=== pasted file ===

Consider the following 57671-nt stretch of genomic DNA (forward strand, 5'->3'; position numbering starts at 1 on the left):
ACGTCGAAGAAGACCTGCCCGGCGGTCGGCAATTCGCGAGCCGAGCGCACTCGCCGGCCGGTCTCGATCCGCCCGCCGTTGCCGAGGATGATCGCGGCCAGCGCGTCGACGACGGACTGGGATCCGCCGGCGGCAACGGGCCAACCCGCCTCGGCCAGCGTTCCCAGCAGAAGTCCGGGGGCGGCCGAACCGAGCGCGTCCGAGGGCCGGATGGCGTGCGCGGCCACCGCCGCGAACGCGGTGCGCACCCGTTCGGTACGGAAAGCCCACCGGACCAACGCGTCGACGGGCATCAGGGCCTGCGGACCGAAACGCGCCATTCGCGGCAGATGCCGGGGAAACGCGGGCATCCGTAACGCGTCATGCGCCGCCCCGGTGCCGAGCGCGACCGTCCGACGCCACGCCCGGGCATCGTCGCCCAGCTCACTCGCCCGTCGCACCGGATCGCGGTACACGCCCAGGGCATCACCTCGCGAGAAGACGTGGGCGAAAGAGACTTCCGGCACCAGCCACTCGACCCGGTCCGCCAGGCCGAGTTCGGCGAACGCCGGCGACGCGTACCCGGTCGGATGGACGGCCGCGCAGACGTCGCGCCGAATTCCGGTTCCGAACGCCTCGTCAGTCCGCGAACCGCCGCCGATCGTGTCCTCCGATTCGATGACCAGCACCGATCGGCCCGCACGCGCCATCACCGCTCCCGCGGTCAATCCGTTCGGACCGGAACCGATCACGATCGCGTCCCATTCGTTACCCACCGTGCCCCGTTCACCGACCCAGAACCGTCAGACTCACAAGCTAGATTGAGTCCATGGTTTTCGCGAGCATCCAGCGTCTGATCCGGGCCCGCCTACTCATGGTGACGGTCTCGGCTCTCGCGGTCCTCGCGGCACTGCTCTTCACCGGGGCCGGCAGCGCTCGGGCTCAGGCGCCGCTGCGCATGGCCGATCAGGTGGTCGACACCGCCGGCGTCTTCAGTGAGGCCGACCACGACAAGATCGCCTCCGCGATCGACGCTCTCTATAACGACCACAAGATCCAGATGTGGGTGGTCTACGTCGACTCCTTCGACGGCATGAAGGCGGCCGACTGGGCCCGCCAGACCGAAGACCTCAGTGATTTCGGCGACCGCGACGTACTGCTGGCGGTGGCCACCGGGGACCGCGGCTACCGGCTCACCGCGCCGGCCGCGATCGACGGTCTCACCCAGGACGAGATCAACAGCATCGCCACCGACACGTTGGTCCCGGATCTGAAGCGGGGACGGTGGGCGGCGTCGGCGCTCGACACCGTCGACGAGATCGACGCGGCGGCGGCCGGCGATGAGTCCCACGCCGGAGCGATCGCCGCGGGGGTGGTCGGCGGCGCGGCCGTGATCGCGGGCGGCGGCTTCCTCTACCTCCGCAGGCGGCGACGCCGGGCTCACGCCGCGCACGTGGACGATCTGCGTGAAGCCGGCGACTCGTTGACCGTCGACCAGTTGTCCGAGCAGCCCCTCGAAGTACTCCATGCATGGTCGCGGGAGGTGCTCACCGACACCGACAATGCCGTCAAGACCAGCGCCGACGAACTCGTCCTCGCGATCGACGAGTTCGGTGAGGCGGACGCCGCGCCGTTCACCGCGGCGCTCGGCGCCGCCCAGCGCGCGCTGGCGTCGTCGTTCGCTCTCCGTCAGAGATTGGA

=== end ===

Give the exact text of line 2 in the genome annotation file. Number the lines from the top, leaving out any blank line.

ACGTCGAAGAAGACCTGCCCGGCGGTCGGCAATTCGCGAGCCGAGCGCACTCGCCGGCCGGTCTCGATCCGCCCGCCGTTGCCGAGGATGATCGCGGCCAGCGCGTCGACGACGGACTGGGATCCGCCGGCGGCAACGGGCCAACCCGCCTCGGCCAGCGTTCCCAGCAGAAGTCCGGGGGCGGCCGAACCGAGCGCGTCCGAGGGCCGGATGGCGTGCGCGGCCACCGCCGCGAACGCGGTGCGCACCCGTTCGGTACGGAAAGCCCACCGGACCAACGCGTCGACGGGCATCAGGGCCTGCGGACCGAAACGCGCCATTCGCGGCAGATGCCGGGGAAACGCGGGCATCCGTAACGCGTCATGCGCCGCCCCGGTGCCGAGCGCGACCGTCCGACGCCACGCCCGGGCATCGTCGCCCAGCTCACTCGCCCGTCGCACCGGATCGCGGTACACGCCCAGGGCATCACCTCGCGAGAAGACGTGGGCGAAAGAGACTTCCGGCACCAGCCACTCGACCCGGTCCGCCAGGCCGAGTTCGGCGAACGCCGGCGACGCGTACCCGGTCGGATGGACGGCCGCGCAGACGTCGCGCCGAATTCCGGTTCCGAACGCCTCGTCAGTCCGCGAACCGCCGCCGATCGTGTCCTCCGATTCGATGACCAGCACCGATCGGCCCGCACGCGCCATCACCGCTCCCGCGGTCAATCCGTTCGGACCGGAACCGATCACGATCGCGTCCCATTCGTTACCCACCGTGCCCCGTTCACCGACCCAGAACCGTCAGACTCACAAGCTAGATTGAGTCCATGGTTTTCGCGAGCATCCAGCGTCTGATCCGGGCCCGCCTACTCATGGTGACGGTCTCGGCTCTCGCGGTCCTCGCGGCACTGCTCTTCACCGGGGCCGGCAGCGCTCGGGCTCAGGCGCCGCTGCGCATGGCCGATCAGGTGGTCGACACCGCCGGCGTCTTCAGTGAGGCCGACCACGACAAGATCGCCTCCGCGATCGACGCTCTCTATAACGACCACAAGATCCAGATGTGGGTGGTCTACGTCGACTCCTTCGACGGCATGAAGGCGGCCGACTGGGCCCGCCAGACCGAAGACCTCAGTGATTTCGGCGACCGCGACGTACTGCTGGCGGTGGCCACCGGGGACCGCGGCTACCGGCTCACCGCGCCGGCCGCGATCGACGGTCTCACCCAGGACGAGATCAACAGCATCGCCACCGACACGTTGGTCCCGGATCTGAAGCGGGGACGGTGGGCGGCGTCGGCGCTCGACACCGTCGACGAGATCGACGCGGCGGCGGCCGGCGATGAGTCCCACGCCGGAGCGATCGCCGCGGGGGTGGTCGGCGGCGCGGCCGTGATCGCGGGCGGCGGCTTCCTCTACCTCCGCAGGCGGCGACGCCGGGCTCACGCCGCGCACGTGGACGATCTGCGTGAAGCCGGCGACTCGTTGACCGTCGACCAGTTGTCCGAGCAGCCCCTCGAAGTACTCCATGCATGGTCGCGGGAGGTGCTCACCGACACCGACAATGCCGTCAAGACCAGCGCCGACGAACTCGTCCTCGCGATCGACGAGTTCGGTGAGGCGGACGCCGCGCCGTTCACCGCGGCGCTCGGCGCCGCCCAGCGCGCGCTGGCGTCGTCGTTCGCTCTCCGTCAGAGATTGGA